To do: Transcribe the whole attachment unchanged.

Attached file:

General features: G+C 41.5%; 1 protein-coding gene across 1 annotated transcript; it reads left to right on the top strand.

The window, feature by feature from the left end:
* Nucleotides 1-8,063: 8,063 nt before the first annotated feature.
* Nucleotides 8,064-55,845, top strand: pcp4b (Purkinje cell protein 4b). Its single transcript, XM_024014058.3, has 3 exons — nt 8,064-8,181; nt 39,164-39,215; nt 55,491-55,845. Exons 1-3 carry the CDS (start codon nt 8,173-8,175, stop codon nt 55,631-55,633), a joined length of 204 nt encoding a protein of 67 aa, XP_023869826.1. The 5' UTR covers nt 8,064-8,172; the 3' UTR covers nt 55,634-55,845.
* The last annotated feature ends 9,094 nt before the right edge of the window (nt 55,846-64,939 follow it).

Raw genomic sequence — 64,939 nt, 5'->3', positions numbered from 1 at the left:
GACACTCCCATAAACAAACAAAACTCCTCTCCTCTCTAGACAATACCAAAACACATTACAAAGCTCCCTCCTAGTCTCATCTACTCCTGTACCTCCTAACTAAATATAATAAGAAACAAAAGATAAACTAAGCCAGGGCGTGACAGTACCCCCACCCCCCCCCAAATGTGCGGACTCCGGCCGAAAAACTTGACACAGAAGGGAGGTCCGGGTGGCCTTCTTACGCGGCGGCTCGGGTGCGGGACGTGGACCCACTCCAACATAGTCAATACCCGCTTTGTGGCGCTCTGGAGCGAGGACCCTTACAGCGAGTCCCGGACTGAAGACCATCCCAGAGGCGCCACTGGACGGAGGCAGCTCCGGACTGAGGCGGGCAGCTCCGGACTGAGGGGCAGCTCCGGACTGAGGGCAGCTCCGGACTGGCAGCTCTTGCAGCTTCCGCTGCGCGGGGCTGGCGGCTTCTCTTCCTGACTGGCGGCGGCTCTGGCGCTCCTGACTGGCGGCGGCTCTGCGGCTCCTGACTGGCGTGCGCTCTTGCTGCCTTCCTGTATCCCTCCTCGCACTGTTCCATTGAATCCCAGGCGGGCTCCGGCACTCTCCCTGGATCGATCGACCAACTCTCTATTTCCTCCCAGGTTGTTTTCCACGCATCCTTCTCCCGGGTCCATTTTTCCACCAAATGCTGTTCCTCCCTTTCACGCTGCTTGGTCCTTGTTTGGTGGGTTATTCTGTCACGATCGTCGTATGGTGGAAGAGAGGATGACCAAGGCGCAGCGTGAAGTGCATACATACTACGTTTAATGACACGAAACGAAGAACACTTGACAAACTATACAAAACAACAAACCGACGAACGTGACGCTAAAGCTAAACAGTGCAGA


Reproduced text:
General features: G+C 41.5%; 1 protein-coding gene across 1 annotated transcript; it reads left to right on the top strand.

The window, feature by feature from the left end:
* Nucleotides 1-8,063: 8,063 nt before the first annotated feature.
* Nucleotides 8,064-55,845, top strand: pcp4b (Purkinje cell protein 4b). Its single transcript, XM_024014058.3, has 3 exons — nt 8,064-8,181; nt 39,164-39,215; nt 55,491-55,845. Exons 1-3 carry the CDS (start codon nt 8,173-8,175, stop codon nt 55,631-55,633), a joined length of 204 nt encoding a protein of 67 aa, XP_023869826.1. The 5' UTR covers nt 8,064-8,172; the 3' UTR covers nt 55,634-55,845.
* The last annotated feature ends 9,094 nt before the right edge of the window (nt 55,846-64,939 follow it).

Raw genomic sequence — 64,939 nt, 5'->3', positions numbered from 1 at the left:
GACACTCCCATAAACAAACAAAACTCCTCTCCTCTCTAGACAATACCAAAACACATTACAAAGCTCCCTCCTAGTCTCATCTACTCCTGTACCTCCTAACTAAATATAATAAGAAACAAAAGATAAACTAAGCCAGGGCGTGACAGTACCCCCACCCCCCCCCAAATGTGCGGACTCCGGCCGAAAAACTTGACACAGAAGGGAGGTCCGGGTGGCCTTCTTACGCGGCGGCTCGGGTGCGGGACGTGGACCCACTCCAACATAGTCAATACCCGCTTTGTGGCGCTCTGGAGCGAGGACCCTTACAGCGAGTCCCGGACTGAAGACCATCCCAGAGGCGCCACTGGACGGAGGCAGCTCCGGACTGAGGCGGGCAGCTCCGGACTGAGGGGCAGCTCCGGACTGAGGGCAGCTCCGGACTGGCAGCTCTTGCAGCTTCCGCTGCGCGGGGCTGGCGGCTTCTCTTCCTGACTGGCGGCGGCTCTGGCGCTCCTGACTGGCGGCGGCTCTGCGGCTCCTGACTGGCGTGCGCTCTTGCTGCCTTCCTGTATCCCTCCTCGCACTGTTCCATTGAATCCCAGGCGGGCTCCGGCACTCTCCCTGGATCGATCGACCAACTCTCTATTTCCTCCCAGGTTGTTTTCCACGCATCCTTCTCCCGGGTCCATTTTTCCACCAAATGCTGTTCCTCCCTTTCACGCTGCTTGGTCCTTGTTTGGTGGGTTATTCTGTCACGATCGTCGTATGGTGGAAGAGAGGATGACCAAGGCGCAGCGTGAAGTGCATACATACTACGTTTAATGACACGAAACGAAGAACACTTGACAAACTATACAAAACAACAAACCGACGAACGTGACGCTAAAGCTAAACAGTGCAGA